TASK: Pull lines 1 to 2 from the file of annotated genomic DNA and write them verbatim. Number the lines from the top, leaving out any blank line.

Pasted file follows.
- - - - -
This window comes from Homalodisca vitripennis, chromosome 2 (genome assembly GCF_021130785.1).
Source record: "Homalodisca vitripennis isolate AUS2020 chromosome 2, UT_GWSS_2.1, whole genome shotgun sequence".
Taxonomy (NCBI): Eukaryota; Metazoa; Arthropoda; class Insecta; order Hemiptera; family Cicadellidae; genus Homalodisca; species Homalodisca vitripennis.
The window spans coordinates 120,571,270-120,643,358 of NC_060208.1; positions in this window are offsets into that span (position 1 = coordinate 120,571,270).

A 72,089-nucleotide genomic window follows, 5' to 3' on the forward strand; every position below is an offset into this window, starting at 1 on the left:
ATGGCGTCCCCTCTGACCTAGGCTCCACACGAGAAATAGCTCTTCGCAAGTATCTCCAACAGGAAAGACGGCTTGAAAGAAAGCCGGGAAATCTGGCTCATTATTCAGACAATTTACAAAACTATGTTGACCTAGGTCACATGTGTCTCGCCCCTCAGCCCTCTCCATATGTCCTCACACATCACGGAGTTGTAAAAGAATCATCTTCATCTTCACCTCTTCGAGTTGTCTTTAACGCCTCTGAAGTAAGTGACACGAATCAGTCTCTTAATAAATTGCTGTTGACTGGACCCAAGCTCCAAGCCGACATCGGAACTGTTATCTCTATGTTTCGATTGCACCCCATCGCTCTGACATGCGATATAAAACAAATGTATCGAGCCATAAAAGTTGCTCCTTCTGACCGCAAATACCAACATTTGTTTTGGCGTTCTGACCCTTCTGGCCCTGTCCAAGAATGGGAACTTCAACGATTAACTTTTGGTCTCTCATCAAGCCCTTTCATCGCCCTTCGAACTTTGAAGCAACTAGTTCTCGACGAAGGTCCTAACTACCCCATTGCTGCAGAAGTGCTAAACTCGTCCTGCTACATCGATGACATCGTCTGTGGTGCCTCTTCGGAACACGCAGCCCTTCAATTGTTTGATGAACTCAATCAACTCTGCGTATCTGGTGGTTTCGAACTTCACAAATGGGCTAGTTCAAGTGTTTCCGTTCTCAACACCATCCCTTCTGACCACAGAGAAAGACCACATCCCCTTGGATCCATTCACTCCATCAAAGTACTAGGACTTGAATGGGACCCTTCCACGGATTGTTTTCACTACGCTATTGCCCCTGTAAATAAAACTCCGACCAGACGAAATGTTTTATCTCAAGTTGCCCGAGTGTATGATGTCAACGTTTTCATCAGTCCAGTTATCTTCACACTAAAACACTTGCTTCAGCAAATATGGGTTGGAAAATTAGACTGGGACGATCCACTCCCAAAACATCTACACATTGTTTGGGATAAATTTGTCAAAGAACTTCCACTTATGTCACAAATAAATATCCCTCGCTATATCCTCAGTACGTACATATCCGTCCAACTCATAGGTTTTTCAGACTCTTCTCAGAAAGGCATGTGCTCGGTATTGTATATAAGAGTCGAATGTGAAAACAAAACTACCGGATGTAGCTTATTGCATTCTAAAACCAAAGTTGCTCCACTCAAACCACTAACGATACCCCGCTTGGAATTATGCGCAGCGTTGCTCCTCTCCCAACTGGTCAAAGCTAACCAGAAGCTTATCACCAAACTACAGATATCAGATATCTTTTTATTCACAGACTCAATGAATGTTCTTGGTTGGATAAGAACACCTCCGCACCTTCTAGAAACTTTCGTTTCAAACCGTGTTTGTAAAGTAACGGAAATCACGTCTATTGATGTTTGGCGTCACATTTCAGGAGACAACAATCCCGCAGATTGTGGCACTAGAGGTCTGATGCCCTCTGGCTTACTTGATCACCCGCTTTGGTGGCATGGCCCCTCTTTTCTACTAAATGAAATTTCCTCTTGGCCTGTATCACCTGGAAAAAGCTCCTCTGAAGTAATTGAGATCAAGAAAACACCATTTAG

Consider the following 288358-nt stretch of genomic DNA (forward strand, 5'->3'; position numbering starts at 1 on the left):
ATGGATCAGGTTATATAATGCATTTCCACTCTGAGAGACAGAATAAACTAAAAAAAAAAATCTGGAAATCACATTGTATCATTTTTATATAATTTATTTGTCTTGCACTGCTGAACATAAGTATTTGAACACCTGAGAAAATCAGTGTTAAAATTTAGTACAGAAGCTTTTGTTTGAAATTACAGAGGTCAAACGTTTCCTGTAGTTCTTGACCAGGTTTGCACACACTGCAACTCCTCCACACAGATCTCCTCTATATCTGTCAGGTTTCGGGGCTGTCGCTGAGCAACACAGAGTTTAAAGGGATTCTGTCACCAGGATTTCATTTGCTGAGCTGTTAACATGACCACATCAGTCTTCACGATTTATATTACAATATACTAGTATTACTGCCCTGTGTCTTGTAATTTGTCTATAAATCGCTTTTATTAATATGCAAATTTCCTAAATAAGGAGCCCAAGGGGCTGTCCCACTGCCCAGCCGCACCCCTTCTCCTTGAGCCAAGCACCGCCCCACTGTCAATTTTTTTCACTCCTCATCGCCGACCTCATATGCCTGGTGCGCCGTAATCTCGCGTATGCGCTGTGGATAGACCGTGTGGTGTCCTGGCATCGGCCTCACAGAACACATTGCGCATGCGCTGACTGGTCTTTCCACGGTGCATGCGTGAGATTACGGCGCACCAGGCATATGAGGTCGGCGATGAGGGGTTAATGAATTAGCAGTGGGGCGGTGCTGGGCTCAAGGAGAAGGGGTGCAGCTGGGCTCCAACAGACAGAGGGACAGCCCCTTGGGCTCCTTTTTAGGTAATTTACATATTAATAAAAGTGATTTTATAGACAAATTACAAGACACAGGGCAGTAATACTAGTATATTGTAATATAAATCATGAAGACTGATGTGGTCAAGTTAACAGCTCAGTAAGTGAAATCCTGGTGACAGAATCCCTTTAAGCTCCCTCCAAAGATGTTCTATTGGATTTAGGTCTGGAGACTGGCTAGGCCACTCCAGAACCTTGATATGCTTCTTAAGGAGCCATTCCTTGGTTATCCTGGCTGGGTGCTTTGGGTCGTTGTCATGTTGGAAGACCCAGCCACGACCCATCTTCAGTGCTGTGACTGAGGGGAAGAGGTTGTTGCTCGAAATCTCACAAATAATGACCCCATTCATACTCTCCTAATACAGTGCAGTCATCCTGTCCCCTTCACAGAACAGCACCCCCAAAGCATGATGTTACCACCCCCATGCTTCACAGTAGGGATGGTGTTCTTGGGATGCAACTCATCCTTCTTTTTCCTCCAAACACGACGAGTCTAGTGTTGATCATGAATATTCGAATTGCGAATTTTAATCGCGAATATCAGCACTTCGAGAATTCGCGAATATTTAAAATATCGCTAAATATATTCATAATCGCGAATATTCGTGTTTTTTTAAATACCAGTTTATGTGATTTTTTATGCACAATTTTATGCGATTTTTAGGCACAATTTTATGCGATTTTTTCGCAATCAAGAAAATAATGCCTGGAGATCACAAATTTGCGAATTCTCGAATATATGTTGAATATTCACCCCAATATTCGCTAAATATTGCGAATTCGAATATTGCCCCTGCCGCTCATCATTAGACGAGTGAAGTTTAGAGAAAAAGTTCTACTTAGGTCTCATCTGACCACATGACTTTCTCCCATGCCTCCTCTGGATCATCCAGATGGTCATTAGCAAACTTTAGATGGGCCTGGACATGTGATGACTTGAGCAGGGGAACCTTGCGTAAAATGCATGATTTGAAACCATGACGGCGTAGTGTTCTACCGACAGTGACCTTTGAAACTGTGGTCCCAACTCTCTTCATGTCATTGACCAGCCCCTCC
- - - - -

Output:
This window comes from Homalodisca vitripennis, chromosome 2 (genome assembly GCF_021130785.1).
Source record: "Homalodisca vitripennis isolate AUS2020 chromosome 2, UT_GWSS_2.1, whole genome shotgun sequence".